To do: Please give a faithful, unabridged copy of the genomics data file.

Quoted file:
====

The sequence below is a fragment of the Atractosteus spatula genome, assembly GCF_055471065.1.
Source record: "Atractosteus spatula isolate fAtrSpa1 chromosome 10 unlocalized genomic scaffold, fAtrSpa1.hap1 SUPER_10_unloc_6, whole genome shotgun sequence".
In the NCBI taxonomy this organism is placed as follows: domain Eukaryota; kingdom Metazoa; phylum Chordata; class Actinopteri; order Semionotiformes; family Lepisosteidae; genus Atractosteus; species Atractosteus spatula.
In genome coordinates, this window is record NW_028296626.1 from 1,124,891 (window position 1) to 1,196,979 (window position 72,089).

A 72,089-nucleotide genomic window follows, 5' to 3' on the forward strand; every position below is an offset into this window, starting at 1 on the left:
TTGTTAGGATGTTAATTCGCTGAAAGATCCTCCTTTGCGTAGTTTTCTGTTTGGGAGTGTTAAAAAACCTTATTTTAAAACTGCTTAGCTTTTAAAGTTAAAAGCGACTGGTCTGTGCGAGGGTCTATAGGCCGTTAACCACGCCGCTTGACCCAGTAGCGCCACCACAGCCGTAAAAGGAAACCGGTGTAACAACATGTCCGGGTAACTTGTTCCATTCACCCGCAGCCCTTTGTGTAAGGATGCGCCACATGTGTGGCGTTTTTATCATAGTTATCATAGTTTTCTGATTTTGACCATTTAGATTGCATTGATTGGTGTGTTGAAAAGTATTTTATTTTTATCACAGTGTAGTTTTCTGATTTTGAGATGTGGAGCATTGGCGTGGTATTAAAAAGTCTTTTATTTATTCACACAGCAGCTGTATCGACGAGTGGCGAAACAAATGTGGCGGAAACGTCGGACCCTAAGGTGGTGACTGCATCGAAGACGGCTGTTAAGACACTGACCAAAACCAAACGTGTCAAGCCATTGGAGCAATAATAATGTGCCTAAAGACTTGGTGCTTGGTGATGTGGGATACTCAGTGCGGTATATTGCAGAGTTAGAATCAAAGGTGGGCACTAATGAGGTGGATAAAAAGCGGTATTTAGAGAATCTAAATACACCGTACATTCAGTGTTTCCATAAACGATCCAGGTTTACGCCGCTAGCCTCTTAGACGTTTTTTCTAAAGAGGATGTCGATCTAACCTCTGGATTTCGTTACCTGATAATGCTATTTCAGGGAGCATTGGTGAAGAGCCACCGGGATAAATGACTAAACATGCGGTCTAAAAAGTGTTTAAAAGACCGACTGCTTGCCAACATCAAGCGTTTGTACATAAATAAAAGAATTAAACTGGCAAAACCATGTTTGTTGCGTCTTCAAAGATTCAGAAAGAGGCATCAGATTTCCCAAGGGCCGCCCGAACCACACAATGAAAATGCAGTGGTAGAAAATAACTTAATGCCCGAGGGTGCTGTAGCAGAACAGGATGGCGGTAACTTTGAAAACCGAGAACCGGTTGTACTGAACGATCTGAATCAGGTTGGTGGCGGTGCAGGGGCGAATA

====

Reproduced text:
The sequence below is a fragment of the Atractosteus spatula genome, assembly GCF_055471065.1.
Source record: "Atractosteus spatula isolate fAtrSpa1 chromosome 10 unlocalized genomic scaffold, fAtrSpa1.hap1 SUPER_10_unloc_6, whole genome shotgun sequence".
In the NCBI taxonomy this organism is placed as follows: domain Eukaryota; kingdom Metazoa; phylum Chordata; class Actinopteri; order Semionotiformes; family Lepisosteidae; genus Atractosteus; species Atractosteus spatula.
In genome coordinates, this window is record NW_028296626.1 from 1,124,891 (window position 1) to 1,196,979 (window position 72,089).

A 72,089-nucleotide genomic window follows, 5' to 3' on the forward strand; every position below is an offset into this window, starting at 1 on the left:
TTGTTAGGATGTTAATTCGCTGAAAGATCCTCCTTTGCGTAGTTTTCTGTTTGGGAGTGTTAAAAAACCTTATTTTAAAACTGCTTAGCTTTTAAAGTTAAAAGCGACTGGTCTGTGCGAGGGTCTATAGGCCGTTAACCACGCCGCTTGACCCAGTAGCGCCACCACAGCCGTAAAAGGAAACCGGTGTAACAACATGTCCGGGTAACTTGTTCCATTCACCCGCAGCCCTTTGTGTAAGGATGCGCCACATGTGTGGCGTTTTTATCATAGTTATCATAGTTTTCTGATTTTGACCATTTAGATTGCATTGATTGGTGTGTTGAAAAGTATTTTATTTTTATCACAGTGTAGTTTTCTGATTTTGAGATGTGGAGCATTGGCGTGGTATTAAAAAGTCTTTTATTTATTCACACAGCAGCTGTATCGACGAGTGGCGAAACAAATGTGGCGGAAACGTCGGACCCTAAGGTGGTGACTGCATCGAAGACGGCTGTTAAGACACTGACCAAAACCAAACGTGTCAAGCCATTGGAGCAATAATAATGTGCCTAAAGACTTGGTGCTTGGTGATGTGGGATACTCAGTGCGGTATATTGCAGAGTTAGAATCAAAGGTGGGCACTAATGAGGTGGATAAAAAGCGGTATTTAGAGAATCTAAATACACCGTACATTCAGTGTTTCCATAAACGATCCAGGTTTACGCCGCTAGCCTCTTAGACGTTTTTTCTAAAGAGGATGTCGATCTAACCTCTGGATTTCGTTACCTGATAATGCTATTTCAGGGAGCATTGGTGAAGAGCCACCGGGATAAATGACTAAACATGCGGTCTAAAAAGTGTTTAAAAGACCGACTGCTTGCCAACATCAAGCGTTTGTACATAAATAAAAGAATTAAACTGGCAAAACCATGTTTGTTGCGTCTTCAAAGATTCAGAAAGAGGCATCAGATTTCCCAAGGGCCGCCCGAACCACACAATGAAAATGCAGTGGTAGAAAATAACTTAATGCCCGAGGGTGCTGTAGCAGAACAGGATGGCGGTAACTTTGAAAACCGAGAACCGGTTGTACTGAACGATCTGAATCAGGTTGGTGGCGGTGCAGGGGCGAATA